Conor O'Shea's appointment at Quins has shared the news with eye-gouging. Gail Davis fills us in...
Last Updated: 24/12/09 5:46pm
As ever the third round of the Heineken Cup threw up a number of winners and losers, but by far the busiest man this week has been European Rugby's citing officer. Top of the long list of miscreants was Stade Francais' Julien Dupuy.
Eye-gouging is regarded as one of the worst offences a player can commit and officials are promising to come down hard on anybody committing the offence, unlike in Schalk Burger's case when he served only an eight-week ban after gouging Luke Fitzgerald less than a minute into South Africa's second Test against the Lions.
Shaun Edwards was in the Sky Sports News studio on Monday reviewing all the weekend's action and like many of the players and the public, he believes the punishment should fit the crime and if found guilty Dupuy should face a year's ban.
Having spoken to one player who shall remain nameless, but was gouged, he said it is one of the most painful things he's ever experienced. Imagine your whole body weight - which given the size of the modern-day player is considerable - being pulled up through your eye sockets. Sounds horrible doesn't it? But add to that the possibility of long-term damage to the eye itself and you can see why people have been so incensed by some of the bans that have been handed out.
This week the IRB announced an in depth overhaul of its judicial and citing systems next year and top of the billing is gouging a crime they describe as 'heinous' you can already hear the echoes 'of about time. too'.
There was a strange scenario on Thursday at Northampton,a club that normally do everything possible to keep any player with any newsworthy value out of the press' reach but bizarrely Dylan Hartley and Neil Best were put up for interviews on the same day as European Rugby's hearings. Two players who between them have served over a 10-month ban for gouging. In hindsight it might have been a better idea to let Ewan Murray face the journalists, as many had requested, on his Christian beliefs and not being available to play on Sundays.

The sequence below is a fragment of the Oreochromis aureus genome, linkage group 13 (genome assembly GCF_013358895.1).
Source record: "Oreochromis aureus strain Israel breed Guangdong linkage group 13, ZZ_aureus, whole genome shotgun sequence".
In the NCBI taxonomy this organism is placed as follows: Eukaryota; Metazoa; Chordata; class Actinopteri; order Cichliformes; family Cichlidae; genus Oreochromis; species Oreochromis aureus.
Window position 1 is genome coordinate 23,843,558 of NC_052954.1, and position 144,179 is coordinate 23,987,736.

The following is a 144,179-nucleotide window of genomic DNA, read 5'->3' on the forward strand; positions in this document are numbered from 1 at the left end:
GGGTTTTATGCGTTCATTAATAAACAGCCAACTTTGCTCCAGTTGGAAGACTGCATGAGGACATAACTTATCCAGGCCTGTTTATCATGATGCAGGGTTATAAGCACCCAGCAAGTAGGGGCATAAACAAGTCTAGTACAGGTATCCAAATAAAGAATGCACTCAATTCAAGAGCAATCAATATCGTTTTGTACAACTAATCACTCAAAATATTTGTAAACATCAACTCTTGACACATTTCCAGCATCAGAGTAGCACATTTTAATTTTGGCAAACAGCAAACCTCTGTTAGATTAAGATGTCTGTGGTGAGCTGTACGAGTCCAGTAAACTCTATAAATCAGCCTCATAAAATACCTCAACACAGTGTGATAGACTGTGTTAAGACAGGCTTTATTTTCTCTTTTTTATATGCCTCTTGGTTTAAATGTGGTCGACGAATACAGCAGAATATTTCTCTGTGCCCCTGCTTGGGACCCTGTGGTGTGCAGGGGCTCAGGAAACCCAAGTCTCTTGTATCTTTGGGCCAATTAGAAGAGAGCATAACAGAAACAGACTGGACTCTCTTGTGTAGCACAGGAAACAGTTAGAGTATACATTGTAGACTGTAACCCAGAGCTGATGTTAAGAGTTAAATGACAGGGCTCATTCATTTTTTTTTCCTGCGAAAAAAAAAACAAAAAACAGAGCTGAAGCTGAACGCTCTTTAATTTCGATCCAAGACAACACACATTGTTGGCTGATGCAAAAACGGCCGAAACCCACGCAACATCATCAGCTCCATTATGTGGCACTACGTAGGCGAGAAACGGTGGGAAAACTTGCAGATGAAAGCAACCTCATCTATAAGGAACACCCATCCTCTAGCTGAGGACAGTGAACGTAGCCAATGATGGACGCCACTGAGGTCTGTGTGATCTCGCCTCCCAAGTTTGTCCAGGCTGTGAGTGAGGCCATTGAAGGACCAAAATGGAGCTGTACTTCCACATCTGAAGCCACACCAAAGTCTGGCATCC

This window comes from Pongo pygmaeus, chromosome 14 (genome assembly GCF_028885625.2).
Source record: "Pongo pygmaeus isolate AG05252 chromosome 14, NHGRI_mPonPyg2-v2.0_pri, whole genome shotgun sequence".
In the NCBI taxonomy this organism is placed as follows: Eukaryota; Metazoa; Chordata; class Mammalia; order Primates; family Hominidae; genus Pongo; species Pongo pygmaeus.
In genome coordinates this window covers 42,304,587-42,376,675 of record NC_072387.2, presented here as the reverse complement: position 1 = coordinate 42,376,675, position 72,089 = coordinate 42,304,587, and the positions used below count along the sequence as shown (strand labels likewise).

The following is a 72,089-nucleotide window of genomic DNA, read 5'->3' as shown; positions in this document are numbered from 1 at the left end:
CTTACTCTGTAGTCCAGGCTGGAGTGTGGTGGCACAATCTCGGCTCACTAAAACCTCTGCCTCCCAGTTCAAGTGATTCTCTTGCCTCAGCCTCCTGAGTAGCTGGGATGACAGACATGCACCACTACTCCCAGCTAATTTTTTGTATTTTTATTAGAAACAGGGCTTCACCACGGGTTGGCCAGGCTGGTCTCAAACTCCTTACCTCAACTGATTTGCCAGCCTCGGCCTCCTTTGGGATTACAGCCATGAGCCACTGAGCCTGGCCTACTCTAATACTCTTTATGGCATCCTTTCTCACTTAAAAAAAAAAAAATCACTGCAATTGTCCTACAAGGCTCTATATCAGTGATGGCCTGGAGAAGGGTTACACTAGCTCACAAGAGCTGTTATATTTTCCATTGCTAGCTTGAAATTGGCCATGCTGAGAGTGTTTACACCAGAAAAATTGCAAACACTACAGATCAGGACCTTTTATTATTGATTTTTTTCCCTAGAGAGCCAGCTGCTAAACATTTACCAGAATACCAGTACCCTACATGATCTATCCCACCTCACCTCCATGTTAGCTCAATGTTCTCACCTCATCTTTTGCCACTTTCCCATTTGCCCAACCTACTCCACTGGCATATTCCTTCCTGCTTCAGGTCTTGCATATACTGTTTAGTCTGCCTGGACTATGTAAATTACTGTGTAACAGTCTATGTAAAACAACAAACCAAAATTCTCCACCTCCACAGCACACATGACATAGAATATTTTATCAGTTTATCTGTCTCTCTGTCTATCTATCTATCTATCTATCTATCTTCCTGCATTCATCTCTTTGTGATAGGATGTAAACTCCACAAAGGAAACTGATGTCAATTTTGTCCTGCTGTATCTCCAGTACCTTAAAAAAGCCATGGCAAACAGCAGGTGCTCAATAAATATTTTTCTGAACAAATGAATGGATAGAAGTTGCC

It's not quite a leap of faith but the decision to name Conor O'Shea as the new director of rugby at Harlequins did raise a few eyebrows. The club hope it'll be the last part of their clean-up operation post-Bloodgate. Speaking to some of the players they're relieved at finally having somebody to head up the chain of command, a figure head to fill the void that Dean Richards left behind.
Richards and O'Shea are certainly very different characters but as the old adage goes there's more than one way to skin a cat and the charm offensive that O'Shea will no doubt bring along with his talented rugby brain, will be very welcome given the current climate. He won't begin work at The Stoop until March by which time most of the recruitment would have been done and all the former Ireland international will hope is that the club will still have something to play for.
Harlequins are of course out of Europe, and Leicester could well be following them if they don't beat Clermont Auvergne on the weekend. Against the French team last Sunday they shipped 40 points for the first time in Europe.
With Richard Cockerill still banned from involvement in match-day activity his frustrations had to roll over into Monday when a no holds-barred meeting was called - you can only imagine the language. It was, if you're not a Tigers fan, a fascinating game to watch and if the rematch is even half as good this weekend it will be well worth tuning in for.